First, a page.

A simple genetic mutation amplified the number of neurons present in our cerebral cortex, and in particular in its anterior part where complex cognitive operations take place, shows a study carried out by German researchers from the Max-Planck Institute in Dresden published in
This slight genetic change was identified by comparing the sequence of our genome with that of Neanderthal man, the closest human species to us, which disappeared less than 40,000 years ago.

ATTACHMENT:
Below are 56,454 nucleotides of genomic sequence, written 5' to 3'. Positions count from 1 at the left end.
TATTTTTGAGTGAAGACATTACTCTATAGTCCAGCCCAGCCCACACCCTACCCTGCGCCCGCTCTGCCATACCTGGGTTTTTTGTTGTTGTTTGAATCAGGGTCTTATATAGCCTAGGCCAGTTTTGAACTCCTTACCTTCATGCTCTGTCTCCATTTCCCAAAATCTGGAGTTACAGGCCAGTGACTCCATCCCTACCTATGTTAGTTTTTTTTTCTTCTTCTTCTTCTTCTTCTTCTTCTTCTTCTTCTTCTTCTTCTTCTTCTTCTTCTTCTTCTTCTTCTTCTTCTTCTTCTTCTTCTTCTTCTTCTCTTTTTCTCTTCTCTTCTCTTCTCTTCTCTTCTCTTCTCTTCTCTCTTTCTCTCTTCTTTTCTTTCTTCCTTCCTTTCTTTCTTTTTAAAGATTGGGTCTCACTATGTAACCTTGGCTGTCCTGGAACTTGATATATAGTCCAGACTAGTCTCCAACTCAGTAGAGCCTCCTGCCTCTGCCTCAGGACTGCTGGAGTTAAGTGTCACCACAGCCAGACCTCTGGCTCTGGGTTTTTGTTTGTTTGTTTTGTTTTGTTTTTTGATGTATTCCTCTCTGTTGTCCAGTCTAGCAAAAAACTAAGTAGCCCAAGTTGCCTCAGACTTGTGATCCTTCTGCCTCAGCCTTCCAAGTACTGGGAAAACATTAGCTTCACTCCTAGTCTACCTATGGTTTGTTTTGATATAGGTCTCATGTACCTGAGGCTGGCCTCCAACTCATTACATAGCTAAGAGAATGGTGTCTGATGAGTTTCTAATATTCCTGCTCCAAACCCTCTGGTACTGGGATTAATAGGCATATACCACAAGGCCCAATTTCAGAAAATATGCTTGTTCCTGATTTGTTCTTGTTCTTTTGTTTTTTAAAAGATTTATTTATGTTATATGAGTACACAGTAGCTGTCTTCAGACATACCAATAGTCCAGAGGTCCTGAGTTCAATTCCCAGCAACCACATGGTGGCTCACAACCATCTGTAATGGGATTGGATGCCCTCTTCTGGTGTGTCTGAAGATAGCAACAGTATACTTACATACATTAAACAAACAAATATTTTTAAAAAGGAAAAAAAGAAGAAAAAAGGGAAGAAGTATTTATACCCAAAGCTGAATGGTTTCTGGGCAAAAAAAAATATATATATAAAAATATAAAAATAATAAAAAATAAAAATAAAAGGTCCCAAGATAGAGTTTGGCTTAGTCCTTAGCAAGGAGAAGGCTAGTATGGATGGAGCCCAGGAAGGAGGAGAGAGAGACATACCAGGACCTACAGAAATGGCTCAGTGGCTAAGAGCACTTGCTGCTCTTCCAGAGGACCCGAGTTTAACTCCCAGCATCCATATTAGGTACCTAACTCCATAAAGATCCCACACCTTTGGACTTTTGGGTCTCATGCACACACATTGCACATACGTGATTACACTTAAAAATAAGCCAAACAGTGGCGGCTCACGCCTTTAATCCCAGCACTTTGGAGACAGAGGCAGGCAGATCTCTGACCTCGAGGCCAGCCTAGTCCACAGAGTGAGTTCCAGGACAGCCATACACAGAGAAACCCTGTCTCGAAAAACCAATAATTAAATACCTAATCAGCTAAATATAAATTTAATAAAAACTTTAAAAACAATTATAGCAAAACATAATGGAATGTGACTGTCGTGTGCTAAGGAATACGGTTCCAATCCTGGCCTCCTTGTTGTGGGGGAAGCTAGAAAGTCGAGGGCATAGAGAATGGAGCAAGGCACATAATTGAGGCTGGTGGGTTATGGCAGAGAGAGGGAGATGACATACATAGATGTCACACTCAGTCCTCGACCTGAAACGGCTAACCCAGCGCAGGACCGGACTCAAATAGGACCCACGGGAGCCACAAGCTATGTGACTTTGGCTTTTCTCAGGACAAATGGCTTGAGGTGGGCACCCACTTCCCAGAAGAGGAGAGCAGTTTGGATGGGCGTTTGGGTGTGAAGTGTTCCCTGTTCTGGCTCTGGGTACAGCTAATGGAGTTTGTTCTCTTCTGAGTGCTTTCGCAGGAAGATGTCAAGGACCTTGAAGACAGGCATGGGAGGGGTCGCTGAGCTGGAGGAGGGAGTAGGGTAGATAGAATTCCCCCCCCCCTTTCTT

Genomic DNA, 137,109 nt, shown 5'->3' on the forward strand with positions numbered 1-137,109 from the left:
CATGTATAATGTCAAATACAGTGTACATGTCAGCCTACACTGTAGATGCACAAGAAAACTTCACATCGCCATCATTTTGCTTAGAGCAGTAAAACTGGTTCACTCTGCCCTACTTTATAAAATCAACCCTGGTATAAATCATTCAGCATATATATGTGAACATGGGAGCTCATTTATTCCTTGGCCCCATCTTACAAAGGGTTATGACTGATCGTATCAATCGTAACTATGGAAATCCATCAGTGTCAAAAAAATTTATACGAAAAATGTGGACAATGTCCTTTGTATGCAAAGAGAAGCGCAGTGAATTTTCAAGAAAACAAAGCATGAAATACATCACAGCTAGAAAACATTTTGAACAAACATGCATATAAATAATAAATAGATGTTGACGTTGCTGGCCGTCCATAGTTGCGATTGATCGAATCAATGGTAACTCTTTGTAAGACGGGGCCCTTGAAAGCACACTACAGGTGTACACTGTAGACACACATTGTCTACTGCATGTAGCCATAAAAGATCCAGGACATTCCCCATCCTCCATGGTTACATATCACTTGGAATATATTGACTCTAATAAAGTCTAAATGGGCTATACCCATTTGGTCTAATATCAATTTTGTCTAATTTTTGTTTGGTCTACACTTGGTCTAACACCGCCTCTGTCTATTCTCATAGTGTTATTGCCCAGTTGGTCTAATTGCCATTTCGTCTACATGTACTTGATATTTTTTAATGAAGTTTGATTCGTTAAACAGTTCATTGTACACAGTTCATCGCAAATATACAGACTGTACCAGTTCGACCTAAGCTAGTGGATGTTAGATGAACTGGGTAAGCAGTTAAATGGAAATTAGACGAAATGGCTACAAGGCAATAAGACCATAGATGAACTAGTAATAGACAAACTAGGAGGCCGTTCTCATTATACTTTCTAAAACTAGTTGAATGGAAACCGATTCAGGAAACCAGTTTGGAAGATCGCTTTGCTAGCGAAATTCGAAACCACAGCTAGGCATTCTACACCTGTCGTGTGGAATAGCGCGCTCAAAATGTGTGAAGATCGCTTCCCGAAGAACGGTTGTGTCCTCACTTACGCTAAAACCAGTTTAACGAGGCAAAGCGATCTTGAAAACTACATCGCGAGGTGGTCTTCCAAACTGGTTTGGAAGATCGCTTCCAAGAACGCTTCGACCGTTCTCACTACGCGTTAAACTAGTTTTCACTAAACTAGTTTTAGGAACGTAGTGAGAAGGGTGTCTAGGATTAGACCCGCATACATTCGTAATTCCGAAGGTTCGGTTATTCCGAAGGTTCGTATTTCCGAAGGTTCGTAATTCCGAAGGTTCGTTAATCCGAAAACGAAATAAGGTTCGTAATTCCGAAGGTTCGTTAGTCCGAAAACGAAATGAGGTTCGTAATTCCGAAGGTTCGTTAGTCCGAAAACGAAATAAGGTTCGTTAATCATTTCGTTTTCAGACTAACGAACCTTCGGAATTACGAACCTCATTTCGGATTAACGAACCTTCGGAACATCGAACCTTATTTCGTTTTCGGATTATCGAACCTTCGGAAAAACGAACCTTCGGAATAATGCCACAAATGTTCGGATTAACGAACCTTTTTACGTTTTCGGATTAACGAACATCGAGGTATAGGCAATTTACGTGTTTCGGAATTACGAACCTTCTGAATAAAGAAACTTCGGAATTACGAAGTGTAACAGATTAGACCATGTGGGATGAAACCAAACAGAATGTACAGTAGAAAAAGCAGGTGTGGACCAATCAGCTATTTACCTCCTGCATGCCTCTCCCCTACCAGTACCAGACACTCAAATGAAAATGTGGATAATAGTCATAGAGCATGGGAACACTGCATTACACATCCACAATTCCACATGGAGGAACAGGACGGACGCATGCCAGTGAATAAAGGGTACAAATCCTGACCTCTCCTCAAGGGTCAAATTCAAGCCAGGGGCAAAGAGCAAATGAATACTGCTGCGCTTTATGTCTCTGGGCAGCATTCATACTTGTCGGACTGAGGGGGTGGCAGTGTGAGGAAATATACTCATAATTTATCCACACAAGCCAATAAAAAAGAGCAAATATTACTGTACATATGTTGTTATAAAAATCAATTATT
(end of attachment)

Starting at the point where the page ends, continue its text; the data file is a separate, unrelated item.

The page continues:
Among the hundred proteins differing from those of Neanderthals, an enzyme called TKTL1 caught the attention of researchers.
Its strong presence in the fetal cells at the origin of the neurons of the cerebral cortex suggested an important role in the development of the latter.
In addition, TKTL1 is also found in certain cancer cells, which are also capable of proliferating strongly.
To verify its exact role, Wieland Huttner's team introduced the human TKTL1 gene into…
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